DoD Announces Requirement for New Aerial Tanker Competition
By Jim Garamone
American Forces Press Service
WASHINGTON, Sept. 24, 2009 The needs of warfighters and value for taxpayers are at the heart of the new draft request for proposal for aerial refueling capability, Deputy Defense Secretary William J. Lynn said here today.
Lynn, Air Force Secretary Michael B. Donley and Ashton B. Carter, defense undersecretary for acquisition, technology and logistics, briefed the Pentagon press on the draft RFP to replace the Air Force’s aging KC-135R tanker fleet.
This is the second time the contract has been competed. The Government Accountability Office, the investigative arm of Congress, recommended that the Air Force re-bid the contract – originally won by a Northrop-Grumman/EADS/Airbus consortium in February 2008. Boeing protested the decision, and in June 2008 the GAO agreed that there were irregularities in the contracting process.
The GAO said the previous process for selecting a winner was too subjective. DoD took this to heart, and officials stressed this draft RFP is not a rerun of the last competition.
“This time we will be crystal clear about what we want and what the bidders need to do to win,” Lynn said.
Price is important in the competition, but it will not be the only factor, Lynn said. “First of all, we’ll look at price from a broad perspective, not just acquisition cost,” he said. “We’re going to include certain aspects of life-cycle cost, in particular fuel burn and military construction; and we’re going to look at non- price factors, particularly how each aircraft that the companies might bid would meet warfighting requirements.”
DoD and Air Force officials worked closely together to ensure the process this time will be fair, open and transparent. Air Force and DoD officials developed the source selection strategy and it has been approved by Defense Secretary Robert M. Gates.
“The Air Force source selection authority will execute this strategy,” Lynn said.
The warfighter requirements – devised by Air Mobility Command – for the tanker fleet have not changed since the last procurement try. “But the warfighter has specified which requirements are necessary for the tanker to ‘go to war on Day 1,’” he said.
These requirements are on an acceptable/not acceptable basis, he said. The team has also identified capabilities that would provide some additional value, but are not mandatory.
The buy is for 179 aircraft valued at around $35 billion. If all goes as planned the contract could be awarded next summer. The draft RFP will hit the streets tomorrow. It will be a fixed-price incentive contract in the development phase, and the first five production lots will be a firm fixed-price contract. The remaining production will be a not-to-exceed contract.
“This is going to constrain prices considerably, we believe,” Lynn said. “It’s shifting the department from a cost-plus world more towards a fixed-price world, and we think that that’s going to be an important element in avoiding cost overruns.”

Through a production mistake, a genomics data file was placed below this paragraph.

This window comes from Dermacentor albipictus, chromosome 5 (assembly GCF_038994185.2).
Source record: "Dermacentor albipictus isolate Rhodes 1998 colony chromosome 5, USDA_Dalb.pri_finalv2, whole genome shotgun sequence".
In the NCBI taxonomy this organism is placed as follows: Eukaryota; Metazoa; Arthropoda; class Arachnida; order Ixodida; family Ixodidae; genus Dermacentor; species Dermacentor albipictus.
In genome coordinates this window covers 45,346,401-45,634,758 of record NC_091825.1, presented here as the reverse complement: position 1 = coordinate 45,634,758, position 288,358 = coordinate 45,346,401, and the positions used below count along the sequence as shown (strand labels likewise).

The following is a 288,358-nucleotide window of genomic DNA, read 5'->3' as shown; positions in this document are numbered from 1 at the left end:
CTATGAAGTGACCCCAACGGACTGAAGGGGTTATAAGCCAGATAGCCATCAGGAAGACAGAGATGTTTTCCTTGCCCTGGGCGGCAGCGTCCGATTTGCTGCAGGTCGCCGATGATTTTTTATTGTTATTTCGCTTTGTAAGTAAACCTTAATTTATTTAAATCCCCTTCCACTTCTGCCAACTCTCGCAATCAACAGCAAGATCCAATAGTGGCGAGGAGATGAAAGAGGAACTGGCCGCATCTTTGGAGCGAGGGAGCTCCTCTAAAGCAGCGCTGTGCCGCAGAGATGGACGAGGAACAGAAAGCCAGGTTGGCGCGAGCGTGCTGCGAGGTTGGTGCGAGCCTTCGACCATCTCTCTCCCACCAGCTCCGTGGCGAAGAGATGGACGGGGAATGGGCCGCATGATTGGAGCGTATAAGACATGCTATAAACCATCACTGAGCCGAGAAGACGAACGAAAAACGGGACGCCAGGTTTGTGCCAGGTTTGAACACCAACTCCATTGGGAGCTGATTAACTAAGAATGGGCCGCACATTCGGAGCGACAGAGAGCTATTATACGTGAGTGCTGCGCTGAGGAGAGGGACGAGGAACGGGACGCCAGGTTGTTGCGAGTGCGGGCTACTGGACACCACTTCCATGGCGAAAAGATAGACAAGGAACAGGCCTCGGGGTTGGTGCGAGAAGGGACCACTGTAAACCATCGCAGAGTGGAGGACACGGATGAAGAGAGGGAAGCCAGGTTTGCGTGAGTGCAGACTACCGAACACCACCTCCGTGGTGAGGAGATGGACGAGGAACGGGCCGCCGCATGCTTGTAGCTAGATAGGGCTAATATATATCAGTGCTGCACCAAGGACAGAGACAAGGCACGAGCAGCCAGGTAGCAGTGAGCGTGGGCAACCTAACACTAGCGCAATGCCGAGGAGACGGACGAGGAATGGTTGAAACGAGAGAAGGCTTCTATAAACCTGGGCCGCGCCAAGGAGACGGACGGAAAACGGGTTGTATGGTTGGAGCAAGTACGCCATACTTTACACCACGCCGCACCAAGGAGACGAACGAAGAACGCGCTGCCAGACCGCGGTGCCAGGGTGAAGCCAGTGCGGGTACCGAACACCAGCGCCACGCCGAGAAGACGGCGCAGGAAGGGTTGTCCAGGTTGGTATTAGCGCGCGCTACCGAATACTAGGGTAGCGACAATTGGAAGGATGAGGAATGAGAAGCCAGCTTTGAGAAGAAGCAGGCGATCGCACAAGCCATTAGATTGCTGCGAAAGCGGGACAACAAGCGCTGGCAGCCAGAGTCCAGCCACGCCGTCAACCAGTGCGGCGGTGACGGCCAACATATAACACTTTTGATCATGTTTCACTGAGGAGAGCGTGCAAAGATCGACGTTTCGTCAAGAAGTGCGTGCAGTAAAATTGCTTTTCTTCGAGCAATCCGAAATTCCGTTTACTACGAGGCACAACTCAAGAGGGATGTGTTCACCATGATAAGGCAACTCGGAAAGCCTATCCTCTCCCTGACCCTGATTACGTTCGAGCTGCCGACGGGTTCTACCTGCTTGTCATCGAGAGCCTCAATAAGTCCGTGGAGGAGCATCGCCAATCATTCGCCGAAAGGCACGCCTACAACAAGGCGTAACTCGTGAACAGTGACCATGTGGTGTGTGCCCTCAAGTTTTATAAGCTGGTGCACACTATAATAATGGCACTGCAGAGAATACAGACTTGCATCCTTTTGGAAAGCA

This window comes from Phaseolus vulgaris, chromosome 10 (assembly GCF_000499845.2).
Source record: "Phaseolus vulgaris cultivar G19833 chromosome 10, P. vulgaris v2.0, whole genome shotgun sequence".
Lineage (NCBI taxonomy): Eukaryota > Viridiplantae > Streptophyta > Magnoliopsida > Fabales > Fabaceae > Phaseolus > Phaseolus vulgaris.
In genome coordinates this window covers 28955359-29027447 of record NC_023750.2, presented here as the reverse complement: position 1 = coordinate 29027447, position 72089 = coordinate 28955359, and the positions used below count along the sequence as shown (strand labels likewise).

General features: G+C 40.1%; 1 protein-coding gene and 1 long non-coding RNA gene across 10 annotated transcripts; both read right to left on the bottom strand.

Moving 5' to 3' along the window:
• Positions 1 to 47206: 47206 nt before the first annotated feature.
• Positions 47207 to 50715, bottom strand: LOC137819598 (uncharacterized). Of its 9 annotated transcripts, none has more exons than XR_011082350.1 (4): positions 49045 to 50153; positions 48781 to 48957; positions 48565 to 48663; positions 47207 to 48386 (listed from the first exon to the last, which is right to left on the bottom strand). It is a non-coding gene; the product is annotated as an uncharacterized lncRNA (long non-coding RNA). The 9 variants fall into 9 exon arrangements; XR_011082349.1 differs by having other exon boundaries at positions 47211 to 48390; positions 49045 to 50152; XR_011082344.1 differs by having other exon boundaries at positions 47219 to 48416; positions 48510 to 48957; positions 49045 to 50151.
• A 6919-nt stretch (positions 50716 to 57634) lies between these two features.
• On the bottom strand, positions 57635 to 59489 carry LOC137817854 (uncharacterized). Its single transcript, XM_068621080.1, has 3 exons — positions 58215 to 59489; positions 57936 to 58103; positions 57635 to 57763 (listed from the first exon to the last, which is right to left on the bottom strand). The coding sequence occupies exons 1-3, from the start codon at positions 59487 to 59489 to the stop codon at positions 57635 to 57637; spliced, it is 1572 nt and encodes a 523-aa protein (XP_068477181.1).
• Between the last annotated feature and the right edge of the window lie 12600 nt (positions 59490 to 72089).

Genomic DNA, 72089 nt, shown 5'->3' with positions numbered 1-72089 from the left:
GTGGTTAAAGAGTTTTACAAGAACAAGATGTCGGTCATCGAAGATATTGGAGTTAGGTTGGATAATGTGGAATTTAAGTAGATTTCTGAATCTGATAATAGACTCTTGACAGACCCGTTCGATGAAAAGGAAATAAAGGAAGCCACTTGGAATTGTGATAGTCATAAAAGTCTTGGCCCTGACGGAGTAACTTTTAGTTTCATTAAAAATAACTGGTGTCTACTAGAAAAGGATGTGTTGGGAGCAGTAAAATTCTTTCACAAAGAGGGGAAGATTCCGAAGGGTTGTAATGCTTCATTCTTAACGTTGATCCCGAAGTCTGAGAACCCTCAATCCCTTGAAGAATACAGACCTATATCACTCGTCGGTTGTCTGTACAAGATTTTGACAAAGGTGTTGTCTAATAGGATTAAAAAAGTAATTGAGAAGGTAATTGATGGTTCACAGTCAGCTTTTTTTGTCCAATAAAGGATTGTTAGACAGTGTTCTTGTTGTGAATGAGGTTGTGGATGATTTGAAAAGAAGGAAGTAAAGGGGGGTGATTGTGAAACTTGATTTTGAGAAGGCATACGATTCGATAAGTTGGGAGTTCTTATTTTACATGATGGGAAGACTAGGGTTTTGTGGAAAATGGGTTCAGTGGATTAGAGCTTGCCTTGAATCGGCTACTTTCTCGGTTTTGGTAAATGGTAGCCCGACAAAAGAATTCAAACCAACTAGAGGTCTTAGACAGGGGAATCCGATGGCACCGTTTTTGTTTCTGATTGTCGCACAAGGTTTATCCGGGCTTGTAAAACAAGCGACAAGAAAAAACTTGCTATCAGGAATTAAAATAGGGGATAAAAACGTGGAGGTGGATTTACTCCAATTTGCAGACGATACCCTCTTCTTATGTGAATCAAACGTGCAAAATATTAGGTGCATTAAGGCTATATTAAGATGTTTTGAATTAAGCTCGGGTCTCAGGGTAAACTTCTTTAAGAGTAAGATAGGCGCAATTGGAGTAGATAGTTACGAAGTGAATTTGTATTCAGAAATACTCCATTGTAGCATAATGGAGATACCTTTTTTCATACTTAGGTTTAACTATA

Air Force Secretary Donley said the newest KC-135R entered the Air Force in 1964. The first production model of whatever aircraft is selected would enter the force in 2015 with an initial operating capability set for 2017.
Donley said the defense and Air Force teams reviewed the 808 requirements the old RFP had.
“We conducted extensive reviews of the requirements, eliminating duplication, refining definitions, combining where appropriate and ensuring all requirements were measurable,” Donley said.
The draft RFP has 373 mandatory requirements. Still there is some value in non-mandatory capabilities, and Donley said the team identified 93 of these added-value capabilities and assigned points to them.
The defense officials said they want to make the selection process as objective as possible. The RFP spells out exactly what warfighting capabilities are needed, but also details what efficiencies are desired, said Undersecretary Carter. To test warfighting effectiveness, evaluators fly each of the offeror’s aircraft against he Integrated Fleet Aerial Refueling Assessment model, Carter said.
The model posits a situation where the United States is executing several major war plans simultaneously, and tanker demand is at a peak. The model will answer the question of how many tanker aircraft are needed to execute these real-world war plans.
But there is another consideration: The cost of ownership, Carter said.
“These are the elements, of the life-cycle cost of the tanker, that are under the control of the offerors and which therefore can fairly be used to discriminate the offerors,” he said. “The vendors do determine the aircraft design, which in turn determines how much fuel they will burn, over the next 40 years, carrying out the day-to-day tasks.”
Military construction projects needed to accommodate the aircraft are also taken under consideration, he said. Costs to adjust hangars, ramps, taxiways and runways for the aircraft will be taken into account.
“So both wartime effectiveness and peacetime efficiency we will assess for each aircraft,” Carter said. “We will ‘dollarize’ those assessments and in dollar terms adjust the bid prices.”